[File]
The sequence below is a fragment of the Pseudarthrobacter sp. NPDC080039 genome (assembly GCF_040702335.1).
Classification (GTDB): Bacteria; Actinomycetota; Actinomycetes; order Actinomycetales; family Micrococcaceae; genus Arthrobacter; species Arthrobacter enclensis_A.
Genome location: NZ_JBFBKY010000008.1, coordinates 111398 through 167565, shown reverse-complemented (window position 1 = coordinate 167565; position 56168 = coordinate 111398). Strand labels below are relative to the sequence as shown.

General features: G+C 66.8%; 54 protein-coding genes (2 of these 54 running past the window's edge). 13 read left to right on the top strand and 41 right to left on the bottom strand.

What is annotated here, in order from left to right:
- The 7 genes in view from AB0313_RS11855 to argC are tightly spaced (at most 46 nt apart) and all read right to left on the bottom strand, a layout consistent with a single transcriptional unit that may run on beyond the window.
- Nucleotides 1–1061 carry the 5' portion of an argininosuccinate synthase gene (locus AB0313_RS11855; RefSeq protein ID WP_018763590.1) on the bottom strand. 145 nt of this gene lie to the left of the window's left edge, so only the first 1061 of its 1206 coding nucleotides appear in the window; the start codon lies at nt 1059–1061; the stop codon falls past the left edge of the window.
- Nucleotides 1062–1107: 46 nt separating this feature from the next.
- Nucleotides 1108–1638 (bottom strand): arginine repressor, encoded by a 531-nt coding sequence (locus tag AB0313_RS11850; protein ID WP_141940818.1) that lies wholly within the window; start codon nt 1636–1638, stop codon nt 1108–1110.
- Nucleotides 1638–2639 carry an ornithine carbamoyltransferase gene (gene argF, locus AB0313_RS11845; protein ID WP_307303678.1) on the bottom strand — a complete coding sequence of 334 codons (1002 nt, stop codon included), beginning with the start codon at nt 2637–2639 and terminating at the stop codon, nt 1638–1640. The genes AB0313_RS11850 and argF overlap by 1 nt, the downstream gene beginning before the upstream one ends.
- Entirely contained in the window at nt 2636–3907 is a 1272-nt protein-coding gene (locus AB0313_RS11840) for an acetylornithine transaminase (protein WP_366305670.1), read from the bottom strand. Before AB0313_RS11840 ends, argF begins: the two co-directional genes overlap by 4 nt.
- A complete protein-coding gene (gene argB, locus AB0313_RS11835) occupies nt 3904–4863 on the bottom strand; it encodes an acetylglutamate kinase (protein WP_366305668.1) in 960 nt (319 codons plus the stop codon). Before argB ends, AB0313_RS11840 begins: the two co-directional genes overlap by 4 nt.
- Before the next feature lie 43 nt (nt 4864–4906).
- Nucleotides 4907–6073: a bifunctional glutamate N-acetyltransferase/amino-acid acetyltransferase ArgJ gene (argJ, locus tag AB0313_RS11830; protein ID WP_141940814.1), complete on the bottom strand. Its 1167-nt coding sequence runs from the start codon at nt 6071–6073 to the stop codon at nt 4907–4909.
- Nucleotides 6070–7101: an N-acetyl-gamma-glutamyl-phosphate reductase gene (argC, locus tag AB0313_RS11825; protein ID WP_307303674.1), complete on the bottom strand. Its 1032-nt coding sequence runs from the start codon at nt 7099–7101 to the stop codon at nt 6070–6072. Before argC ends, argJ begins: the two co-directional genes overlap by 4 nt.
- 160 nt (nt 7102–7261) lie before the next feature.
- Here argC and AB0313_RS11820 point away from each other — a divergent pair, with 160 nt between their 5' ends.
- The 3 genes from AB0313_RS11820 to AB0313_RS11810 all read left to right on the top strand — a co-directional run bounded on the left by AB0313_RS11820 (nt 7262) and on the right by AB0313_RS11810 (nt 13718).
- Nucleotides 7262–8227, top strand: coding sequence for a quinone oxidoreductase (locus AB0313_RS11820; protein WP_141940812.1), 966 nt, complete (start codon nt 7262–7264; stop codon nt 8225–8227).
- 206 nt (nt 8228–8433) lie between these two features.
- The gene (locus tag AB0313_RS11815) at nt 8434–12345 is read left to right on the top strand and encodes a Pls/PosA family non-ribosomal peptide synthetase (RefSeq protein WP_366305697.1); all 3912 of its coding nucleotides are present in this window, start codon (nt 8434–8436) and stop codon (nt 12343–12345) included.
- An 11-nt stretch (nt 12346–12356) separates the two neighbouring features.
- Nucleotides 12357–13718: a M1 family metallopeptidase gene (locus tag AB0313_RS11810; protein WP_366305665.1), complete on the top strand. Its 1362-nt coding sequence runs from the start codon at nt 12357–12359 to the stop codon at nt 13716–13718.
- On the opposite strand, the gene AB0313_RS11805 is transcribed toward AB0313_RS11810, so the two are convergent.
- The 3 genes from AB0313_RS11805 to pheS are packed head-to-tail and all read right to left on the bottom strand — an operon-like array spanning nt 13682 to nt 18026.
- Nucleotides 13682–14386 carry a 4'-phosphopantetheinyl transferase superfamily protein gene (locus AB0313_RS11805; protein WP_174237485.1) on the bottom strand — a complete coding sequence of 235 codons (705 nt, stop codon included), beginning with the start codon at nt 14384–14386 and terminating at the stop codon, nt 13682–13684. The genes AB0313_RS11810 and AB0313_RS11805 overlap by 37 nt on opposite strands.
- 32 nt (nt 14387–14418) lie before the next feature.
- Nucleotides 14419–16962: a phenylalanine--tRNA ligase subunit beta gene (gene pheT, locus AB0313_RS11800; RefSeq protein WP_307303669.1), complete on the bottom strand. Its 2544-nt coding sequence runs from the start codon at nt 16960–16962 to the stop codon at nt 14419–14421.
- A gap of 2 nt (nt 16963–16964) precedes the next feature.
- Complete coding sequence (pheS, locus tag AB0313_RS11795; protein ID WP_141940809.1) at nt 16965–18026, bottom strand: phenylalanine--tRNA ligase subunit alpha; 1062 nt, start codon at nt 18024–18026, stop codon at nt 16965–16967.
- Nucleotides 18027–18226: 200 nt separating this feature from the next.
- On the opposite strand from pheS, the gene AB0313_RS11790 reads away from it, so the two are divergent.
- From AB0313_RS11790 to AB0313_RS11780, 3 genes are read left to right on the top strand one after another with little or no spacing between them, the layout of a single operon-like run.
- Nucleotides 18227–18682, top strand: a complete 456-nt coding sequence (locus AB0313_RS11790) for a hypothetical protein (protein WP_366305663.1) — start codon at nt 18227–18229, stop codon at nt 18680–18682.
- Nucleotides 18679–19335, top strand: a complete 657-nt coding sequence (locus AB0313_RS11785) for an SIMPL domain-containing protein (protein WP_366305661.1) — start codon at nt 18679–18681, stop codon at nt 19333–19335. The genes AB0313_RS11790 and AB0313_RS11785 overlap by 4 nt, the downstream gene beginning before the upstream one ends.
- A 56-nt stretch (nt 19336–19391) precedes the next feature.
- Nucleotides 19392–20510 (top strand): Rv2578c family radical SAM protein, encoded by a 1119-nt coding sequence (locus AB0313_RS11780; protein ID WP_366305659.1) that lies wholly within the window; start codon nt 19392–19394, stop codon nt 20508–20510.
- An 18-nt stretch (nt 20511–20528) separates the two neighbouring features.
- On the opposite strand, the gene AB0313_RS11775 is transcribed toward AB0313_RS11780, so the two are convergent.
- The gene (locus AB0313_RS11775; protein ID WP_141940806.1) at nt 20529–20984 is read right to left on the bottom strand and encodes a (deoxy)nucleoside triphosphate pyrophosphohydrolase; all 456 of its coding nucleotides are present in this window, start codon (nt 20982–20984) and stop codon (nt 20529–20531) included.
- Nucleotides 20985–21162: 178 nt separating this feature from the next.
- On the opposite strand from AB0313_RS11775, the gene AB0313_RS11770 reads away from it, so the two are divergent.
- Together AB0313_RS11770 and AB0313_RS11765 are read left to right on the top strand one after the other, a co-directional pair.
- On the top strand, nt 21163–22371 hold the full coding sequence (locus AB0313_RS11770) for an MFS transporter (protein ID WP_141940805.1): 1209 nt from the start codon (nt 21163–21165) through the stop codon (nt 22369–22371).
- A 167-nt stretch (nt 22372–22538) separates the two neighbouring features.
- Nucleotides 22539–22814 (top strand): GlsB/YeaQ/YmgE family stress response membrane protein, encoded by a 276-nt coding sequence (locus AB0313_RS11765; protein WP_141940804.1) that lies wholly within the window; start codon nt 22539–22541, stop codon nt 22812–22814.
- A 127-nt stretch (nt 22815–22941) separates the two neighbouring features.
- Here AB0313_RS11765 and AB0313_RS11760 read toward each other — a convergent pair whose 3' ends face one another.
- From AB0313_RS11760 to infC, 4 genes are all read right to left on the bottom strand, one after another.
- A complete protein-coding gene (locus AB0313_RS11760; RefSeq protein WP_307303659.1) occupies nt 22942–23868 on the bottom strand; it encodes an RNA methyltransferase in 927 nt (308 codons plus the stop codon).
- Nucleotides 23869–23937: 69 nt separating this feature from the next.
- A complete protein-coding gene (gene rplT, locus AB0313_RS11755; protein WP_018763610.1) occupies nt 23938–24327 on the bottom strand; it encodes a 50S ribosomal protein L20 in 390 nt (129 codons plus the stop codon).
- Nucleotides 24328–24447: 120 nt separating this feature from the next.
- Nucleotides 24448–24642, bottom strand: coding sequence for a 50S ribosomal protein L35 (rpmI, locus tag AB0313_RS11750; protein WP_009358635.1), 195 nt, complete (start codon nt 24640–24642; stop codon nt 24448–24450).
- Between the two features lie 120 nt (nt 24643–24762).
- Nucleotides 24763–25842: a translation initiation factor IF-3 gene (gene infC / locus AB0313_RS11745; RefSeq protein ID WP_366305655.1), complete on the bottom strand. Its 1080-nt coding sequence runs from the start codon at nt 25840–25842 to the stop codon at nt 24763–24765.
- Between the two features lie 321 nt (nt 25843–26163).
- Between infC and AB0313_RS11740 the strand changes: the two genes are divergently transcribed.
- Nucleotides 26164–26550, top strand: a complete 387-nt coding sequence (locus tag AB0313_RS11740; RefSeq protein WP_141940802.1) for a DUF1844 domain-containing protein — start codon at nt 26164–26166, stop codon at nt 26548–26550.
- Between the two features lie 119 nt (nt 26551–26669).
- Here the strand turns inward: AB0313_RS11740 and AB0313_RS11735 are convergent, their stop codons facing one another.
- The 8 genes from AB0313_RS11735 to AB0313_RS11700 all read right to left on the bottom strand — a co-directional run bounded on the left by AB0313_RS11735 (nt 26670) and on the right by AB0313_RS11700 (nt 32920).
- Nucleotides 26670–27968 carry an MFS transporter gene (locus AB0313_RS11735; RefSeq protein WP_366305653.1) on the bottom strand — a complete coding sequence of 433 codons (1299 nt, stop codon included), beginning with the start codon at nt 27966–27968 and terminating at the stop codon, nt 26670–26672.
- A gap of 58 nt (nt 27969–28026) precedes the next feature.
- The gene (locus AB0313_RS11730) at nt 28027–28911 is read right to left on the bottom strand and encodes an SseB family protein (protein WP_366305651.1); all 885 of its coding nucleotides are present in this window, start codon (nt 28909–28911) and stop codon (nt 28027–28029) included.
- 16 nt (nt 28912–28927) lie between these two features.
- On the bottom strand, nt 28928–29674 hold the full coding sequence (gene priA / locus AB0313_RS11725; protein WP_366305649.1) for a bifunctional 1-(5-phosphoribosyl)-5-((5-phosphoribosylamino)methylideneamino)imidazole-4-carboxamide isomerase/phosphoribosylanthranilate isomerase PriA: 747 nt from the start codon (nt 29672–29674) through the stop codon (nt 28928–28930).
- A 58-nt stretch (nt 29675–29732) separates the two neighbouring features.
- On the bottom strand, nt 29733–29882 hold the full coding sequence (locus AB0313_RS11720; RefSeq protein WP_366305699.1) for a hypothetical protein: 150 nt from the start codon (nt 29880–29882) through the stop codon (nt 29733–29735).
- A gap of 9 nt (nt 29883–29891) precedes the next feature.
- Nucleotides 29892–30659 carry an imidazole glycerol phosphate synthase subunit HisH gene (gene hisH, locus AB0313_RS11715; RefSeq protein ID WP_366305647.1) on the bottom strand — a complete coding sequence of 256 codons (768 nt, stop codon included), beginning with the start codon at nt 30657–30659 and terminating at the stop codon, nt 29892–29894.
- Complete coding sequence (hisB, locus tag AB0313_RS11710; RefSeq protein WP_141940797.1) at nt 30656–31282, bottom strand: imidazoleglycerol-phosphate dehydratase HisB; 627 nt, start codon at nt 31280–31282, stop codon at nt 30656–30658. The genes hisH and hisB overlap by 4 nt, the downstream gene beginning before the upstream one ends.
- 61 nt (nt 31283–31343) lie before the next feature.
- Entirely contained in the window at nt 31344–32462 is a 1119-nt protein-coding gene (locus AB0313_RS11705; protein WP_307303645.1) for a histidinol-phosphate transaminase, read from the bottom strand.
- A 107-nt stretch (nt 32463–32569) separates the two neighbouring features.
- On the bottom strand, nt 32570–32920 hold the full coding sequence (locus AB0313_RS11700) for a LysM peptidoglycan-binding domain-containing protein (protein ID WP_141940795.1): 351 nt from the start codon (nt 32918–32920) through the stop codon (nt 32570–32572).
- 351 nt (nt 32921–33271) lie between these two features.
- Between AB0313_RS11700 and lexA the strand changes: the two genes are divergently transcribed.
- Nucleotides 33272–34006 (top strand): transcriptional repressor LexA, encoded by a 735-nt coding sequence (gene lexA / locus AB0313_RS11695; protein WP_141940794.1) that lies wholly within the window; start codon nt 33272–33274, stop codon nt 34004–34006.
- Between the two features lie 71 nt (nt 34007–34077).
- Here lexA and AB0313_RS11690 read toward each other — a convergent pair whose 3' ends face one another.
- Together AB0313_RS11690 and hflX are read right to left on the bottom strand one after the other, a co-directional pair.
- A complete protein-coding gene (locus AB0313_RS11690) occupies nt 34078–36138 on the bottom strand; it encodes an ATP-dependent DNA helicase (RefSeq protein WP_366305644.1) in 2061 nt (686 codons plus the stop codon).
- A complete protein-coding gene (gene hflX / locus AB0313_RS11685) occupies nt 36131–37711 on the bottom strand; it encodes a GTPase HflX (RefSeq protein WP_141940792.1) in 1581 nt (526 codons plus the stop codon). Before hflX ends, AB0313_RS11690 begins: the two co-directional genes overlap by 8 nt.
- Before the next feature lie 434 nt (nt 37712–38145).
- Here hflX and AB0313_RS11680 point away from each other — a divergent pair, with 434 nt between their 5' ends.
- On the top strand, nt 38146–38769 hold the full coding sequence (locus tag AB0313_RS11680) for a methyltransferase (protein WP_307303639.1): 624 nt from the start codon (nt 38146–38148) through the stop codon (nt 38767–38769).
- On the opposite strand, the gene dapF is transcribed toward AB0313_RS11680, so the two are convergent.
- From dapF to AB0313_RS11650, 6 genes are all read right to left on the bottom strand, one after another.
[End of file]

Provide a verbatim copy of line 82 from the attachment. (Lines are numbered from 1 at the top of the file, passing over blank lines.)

- Together AB0313_RS11690 and hflX are read right to left on the bottom strand one after the other, a co-directional pair.